Animating Gradients in React Native

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I’m working on a personal project called KaoCards, a flashcard app for remembering people’s names and faces. When I designed the product I thought it’d be cool to have an animated gradient as the background, but when I tried to implement, it turned out to be more work than I thought.

So here’s the story of how I managed to get it working. If you want the TL;DR, I made a repository you can follow along.

A naive attempt.

If you want to understand this, it’s important to know why my first attempt didn’t work.

To display a gradient in React Native, people use a project called react-native-linear-gradient. I wanted to see if anybody had tried animating the colors, and I found the Animated Gradient Transition example on that repo. Looking through the code, I had this reaction:

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I didn’t understand why it needed two classes, why there was so much code. I didn’t think you’d need that much. I decided I wasn’t going to bother understanding all of that. I figured the way to get this done should be quite simple:

  1. Create an AnimatedLinearGradient component using Animate.createAnimatedComponent
  2. Interpolate some colors and pass them to AnimatedLinearGradient

Simple, right? Here’s the source (it will crash). I made an experimental app, ran it, and then, womp womp. We get the error:

JSON value `<null>` of type NSNull cannot be converted to a UIColor. Did you forget to call processColor() on the JS side?

Something somewhere down the line wasn’t getting colors values. So I turned to Twitter for help:

Jason Brown responded with the key insight:

Aaahhh ok! Animated doesn’t work with arrays. Although I thought I was doing everything correctly, the Animated library doesn’t process the values of array props, so the underlying native component is getting garbage instead of getting animated colors.

It became clear why the original example was so big.

Building it correctly.

Ok, understanding this limitation about Animated, let’s modify our game plan and make it a little more robust.

  1. We want our main component, AnimatedGradient, to work just like LinearGradient. It should take an array of colors.
  2. We want a transition to occur when we change the colors prop. To do this, AnimatedGradient needs to keep track of the previous colors.
  3. Since we can’t animate values in arrays, we can build a GradientHelper component that takes colors individually, and call Animated.createAnimatedComponent on that. GradientHelper will put the values into an array and pass them to the LinearGradient component from the react-native-linear-gradient package.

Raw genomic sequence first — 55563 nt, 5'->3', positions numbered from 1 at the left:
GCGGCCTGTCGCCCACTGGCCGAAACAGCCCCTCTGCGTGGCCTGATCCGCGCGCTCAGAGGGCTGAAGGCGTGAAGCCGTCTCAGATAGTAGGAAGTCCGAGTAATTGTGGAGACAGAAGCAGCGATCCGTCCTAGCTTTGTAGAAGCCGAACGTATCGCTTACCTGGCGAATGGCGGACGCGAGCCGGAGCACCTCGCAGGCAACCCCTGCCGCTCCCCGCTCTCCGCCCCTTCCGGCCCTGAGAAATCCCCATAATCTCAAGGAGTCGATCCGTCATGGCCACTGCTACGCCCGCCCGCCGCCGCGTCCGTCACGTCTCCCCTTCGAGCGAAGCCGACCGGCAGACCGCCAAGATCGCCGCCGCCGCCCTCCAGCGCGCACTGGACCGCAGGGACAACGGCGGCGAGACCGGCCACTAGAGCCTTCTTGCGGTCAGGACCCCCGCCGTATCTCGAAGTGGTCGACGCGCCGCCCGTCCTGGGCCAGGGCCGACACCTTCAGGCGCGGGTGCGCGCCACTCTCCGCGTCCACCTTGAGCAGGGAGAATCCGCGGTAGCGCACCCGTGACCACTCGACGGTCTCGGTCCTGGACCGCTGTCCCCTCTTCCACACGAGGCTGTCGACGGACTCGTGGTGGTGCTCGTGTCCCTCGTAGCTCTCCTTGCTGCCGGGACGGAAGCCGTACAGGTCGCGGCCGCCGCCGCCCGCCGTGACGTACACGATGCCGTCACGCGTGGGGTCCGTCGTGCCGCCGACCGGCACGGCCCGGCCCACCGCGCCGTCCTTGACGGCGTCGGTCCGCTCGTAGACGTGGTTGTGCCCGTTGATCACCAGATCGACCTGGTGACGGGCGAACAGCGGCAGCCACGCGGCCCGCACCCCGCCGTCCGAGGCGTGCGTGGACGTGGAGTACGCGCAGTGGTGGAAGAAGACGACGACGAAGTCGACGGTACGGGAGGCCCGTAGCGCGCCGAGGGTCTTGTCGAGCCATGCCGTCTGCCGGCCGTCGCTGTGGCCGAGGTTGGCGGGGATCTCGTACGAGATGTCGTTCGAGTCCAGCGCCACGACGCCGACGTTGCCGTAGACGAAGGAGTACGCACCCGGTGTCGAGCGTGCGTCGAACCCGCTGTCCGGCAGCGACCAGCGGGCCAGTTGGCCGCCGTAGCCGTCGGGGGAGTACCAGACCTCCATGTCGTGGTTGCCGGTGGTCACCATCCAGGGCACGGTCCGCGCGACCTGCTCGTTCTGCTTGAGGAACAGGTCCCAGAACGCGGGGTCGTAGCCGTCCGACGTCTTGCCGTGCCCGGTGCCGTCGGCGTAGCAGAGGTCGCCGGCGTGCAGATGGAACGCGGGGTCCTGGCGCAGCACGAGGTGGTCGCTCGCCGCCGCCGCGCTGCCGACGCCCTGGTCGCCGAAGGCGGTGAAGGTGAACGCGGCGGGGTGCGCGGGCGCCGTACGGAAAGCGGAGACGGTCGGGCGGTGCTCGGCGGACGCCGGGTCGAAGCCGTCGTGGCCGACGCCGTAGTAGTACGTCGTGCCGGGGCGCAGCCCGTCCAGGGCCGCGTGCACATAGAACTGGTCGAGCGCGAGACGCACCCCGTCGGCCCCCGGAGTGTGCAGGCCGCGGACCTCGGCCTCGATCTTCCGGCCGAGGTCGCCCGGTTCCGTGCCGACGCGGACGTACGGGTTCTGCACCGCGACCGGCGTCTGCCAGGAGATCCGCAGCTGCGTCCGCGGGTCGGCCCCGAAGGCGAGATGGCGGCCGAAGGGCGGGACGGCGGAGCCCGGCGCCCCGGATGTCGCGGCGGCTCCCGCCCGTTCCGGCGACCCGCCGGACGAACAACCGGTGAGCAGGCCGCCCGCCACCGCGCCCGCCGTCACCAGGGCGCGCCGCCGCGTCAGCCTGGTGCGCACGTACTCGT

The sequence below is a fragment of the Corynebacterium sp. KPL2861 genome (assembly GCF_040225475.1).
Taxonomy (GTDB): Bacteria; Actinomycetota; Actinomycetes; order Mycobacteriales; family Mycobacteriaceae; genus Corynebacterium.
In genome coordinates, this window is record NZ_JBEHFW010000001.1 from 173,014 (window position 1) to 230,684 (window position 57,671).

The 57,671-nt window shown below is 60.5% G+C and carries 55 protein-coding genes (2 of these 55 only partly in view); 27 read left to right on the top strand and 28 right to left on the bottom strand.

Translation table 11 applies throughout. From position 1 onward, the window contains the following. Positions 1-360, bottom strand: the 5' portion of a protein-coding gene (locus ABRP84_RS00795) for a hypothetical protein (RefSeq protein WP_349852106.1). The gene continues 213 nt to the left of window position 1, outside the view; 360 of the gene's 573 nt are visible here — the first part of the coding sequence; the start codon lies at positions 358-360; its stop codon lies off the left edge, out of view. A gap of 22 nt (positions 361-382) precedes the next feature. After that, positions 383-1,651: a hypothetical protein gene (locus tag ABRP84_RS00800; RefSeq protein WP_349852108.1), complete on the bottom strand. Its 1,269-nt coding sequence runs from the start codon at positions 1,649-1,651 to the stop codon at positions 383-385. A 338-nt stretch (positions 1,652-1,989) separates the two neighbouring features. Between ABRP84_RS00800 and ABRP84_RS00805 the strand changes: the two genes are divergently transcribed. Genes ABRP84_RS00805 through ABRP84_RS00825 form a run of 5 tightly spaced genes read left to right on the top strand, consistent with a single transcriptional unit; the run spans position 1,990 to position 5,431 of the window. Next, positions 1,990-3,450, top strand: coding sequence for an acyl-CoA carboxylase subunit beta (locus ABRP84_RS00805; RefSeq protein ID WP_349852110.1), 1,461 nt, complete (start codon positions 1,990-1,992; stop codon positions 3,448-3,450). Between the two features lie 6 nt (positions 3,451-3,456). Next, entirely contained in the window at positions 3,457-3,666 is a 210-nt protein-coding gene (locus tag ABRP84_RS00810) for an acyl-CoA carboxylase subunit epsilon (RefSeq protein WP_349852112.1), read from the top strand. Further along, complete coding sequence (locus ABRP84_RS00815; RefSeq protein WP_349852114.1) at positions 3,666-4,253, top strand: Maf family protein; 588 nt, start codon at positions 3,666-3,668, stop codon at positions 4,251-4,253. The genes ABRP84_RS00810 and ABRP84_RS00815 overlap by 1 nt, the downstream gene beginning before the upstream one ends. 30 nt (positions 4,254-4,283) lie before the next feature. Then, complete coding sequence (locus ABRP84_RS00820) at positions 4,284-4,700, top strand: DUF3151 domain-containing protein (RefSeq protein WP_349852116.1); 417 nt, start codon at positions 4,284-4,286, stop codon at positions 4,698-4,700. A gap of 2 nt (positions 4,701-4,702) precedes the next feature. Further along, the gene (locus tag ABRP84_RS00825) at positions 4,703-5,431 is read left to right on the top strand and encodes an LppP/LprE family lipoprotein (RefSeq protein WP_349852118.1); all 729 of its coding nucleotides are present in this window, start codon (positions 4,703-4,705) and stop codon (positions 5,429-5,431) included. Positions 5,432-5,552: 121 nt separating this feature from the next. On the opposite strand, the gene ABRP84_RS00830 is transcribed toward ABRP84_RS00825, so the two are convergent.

To keep things simple for this example, we’re going to assume that the colors array only has 2 values.

AnimatedGradient component

Source Code

First, we’ll create an AnimatedGradientHelper out of our GradientHelper, which we'll make in a bit.

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In the constructor of AnimatedGradient, we'll initialize a prevColors state field to keep track of the previous colors. We also initialize an Animated.Value called tweener.

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In getDerivedStateFromProps, we take the state.colors value and stick in state.prevColors. We set the new state.colors, and we reset the tweener.

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In componentWillUpdate (aka when props change), we'll make the tweener move from 0 to 1.

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In the render method, we use the tweener, prevColors, and colors to create two color interpolations, and pass them individually to our AnimatedGradientHelper.

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Gradient Helper

SourceCode

In GradientHelper, all we're doing is taking the color1 and color2 props, putting them into an array, and passing that to LinearGradient. We're doing this because we need to get around Animated's limitations.

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And that’s the gist of it. Here’s the demo:

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Now we know why the original example is so big. It had to do all this stuff, and handle gradients with more than 2 colors.

But wait, what else can we animate?

We can actually go the extra step and animate other properties. The LinearGradient component lets you specify coordinates for the start and end of the gradient. Why not interpolate those too? Here’s an updated render method. You can probably guess what happened in the rest of the component. Source

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We’ll just need to tweak our GradientHelper a bit by doing something with the props. Source

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And now we have a cooler demo.

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I was able to combine this animated gradient with some other animations to create a cool background effect for my KaoCards project:

So, now you know how to animate gradients in React Native, and a little bit more about how Animated works. What other properties do you think you can animate?

Thanks to Jason Brown for providing the key insight. Everything I’ve learned about animating stuff in React Native I’ve learned from him. Make sure you follow him on Twitter, and check out his React Native Animations course.

Startup survivor, drinker of the MIT firehose. React Native developer. geosocial.io is my startup dream. If at first you don’t succeed, sudo bang bang.

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